I am an emotional sponge


I attend group counseling and I tend to be the most emotionally stable of the group. The other girls reach out to me when they’re having a bad day and I am always there to help. One of the girls recently went into the hospital for depression, and was released (what I believe was too early.) She was still very depressed and couldn’t stop thinking about self harm. She contacted me and told me that she didn’t trust herself to be alone and asked if I would stay at her house to help keep her mind off of things. I ,of course, agreed. I should mention that I suffer from medical problems that leave me extremely fatigued… I am exhausted all the time, and I can’t do a lot of strenuous activities. As my friends seem to be having more bad days then usual they want me to go out and do more activities then my body will allow me to do. But, if I don’t go to comfort them on their bad days, I’m afraid something bad might happen. What can I do?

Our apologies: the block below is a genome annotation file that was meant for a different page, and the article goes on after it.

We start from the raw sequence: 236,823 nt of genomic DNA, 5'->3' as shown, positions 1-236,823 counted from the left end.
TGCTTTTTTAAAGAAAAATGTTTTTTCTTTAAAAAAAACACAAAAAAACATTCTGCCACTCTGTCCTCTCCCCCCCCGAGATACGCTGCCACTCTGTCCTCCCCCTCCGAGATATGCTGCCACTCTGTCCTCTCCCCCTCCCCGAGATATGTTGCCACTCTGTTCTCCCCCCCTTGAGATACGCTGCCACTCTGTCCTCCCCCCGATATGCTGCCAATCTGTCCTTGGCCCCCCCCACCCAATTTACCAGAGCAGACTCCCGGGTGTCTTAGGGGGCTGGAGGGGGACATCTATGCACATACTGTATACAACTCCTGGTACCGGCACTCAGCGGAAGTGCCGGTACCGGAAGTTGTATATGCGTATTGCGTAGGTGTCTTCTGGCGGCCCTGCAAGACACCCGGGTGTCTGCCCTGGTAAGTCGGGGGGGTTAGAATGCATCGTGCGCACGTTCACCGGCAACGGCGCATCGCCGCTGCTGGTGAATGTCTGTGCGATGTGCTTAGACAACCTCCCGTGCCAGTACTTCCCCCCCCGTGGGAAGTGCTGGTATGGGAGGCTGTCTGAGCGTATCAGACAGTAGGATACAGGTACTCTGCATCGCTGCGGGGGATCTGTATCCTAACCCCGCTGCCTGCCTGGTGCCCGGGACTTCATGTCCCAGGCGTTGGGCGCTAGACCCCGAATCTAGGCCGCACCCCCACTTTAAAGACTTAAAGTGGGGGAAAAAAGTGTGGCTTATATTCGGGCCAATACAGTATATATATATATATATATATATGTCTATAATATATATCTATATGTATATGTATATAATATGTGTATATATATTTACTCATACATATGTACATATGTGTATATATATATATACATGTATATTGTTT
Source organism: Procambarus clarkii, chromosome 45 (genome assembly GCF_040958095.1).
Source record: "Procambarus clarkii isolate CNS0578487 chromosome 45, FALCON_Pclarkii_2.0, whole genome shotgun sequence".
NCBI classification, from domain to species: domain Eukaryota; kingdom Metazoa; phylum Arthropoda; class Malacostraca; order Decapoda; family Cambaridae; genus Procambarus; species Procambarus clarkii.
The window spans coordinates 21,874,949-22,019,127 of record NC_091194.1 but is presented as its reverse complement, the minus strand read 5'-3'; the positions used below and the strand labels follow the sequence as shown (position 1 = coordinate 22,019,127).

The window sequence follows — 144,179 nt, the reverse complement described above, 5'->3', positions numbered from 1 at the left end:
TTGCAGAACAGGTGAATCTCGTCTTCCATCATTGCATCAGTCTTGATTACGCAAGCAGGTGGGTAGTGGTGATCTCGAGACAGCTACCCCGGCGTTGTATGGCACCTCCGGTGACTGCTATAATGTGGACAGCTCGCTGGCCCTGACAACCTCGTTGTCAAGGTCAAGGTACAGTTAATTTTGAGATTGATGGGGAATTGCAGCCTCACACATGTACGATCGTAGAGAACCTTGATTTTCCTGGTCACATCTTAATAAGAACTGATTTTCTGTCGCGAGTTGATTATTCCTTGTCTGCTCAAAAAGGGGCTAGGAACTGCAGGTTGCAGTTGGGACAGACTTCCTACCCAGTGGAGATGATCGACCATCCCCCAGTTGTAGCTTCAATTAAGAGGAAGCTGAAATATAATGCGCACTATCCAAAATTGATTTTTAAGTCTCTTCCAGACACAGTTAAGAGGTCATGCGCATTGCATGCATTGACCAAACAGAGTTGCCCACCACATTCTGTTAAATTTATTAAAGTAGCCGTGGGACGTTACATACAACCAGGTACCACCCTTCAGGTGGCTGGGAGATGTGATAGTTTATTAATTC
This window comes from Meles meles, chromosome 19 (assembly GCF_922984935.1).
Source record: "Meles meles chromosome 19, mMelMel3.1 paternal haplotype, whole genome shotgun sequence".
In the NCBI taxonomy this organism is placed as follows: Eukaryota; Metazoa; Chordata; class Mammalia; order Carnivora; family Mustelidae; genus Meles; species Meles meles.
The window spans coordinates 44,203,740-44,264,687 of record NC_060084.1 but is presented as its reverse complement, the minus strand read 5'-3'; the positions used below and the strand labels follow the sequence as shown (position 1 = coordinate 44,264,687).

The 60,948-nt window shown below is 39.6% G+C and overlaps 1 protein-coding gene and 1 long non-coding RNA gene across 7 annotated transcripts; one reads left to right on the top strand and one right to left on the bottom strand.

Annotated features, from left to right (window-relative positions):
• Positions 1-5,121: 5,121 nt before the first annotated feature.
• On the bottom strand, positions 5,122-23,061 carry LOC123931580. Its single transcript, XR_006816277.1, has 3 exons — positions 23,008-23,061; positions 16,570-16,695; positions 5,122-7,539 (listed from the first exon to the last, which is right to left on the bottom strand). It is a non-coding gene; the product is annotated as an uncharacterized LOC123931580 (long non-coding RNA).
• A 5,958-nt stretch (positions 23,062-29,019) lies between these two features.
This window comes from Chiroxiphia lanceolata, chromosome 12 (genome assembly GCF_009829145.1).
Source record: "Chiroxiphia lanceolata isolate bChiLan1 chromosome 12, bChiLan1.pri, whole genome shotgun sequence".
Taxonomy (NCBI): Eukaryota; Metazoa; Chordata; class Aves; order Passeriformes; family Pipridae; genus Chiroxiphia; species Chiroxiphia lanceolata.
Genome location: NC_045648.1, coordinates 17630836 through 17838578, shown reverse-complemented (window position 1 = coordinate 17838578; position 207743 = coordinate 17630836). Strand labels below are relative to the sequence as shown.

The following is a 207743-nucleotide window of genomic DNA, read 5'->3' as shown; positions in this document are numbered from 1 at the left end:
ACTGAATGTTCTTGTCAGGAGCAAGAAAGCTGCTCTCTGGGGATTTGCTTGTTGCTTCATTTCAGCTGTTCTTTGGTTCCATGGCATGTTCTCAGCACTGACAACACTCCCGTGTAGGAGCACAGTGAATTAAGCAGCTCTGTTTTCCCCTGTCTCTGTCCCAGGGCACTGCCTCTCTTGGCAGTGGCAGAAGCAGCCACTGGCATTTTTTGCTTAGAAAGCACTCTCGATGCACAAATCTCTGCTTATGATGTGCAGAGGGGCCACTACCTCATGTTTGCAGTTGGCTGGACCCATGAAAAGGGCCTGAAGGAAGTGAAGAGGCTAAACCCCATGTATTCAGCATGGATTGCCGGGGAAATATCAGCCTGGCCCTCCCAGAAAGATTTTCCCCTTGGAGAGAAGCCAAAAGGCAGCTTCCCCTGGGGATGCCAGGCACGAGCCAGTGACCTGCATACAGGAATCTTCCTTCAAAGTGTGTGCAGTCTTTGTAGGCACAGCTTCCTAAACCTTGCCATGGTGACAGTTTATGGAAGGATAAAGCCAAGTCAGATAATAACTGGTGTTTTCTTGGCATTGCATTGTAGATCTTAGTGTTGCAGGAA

Category: asked July 27, 2014

5 Answers

maybe you can do things that are less strenuous with your friends and yet still comfort them with what you say and do with them? you can be there for people without doing all the strenuous things all the time. and it's also important to have a group of people to support you who you can rely on, to help you when you need someone, and maybe people who your friends can rely on too when they need someone, so theres more a supportive group of people for you and for them so you don't have to be the only one who is there all the time. but helping your friends is really important, you are right; and being able to rest and recover is very important too. can you talk with your friends and try to help them in a way that isnt always too strenuous on you all the time? I think helping your friends in a way that doesn't involve a lot of strenuous activity would be best, if you can do that..
you need to worry about yourself before anyone else. if you feel too exhausted to go out, then you need to just stay in.
Learn to assert yourself and say "no". You are not responsible for them. You are responsible for yourself.
Tell them you're not up for big activities and would rather do something less tiring
I too struggle with saying "NO", and then incurring the consequences of the limitations of my person/body/being...one can check e.g. allaboutcounseling.com /forum/general-support/how-to-say-no-and-not-feel-guilty/ and a number of other places, but part of the real trick here is to know ones' own limitations. Part of responsibly helping other folks is to maintain oneself; good friends will understand this, and understand that you are not picking "problems" over them.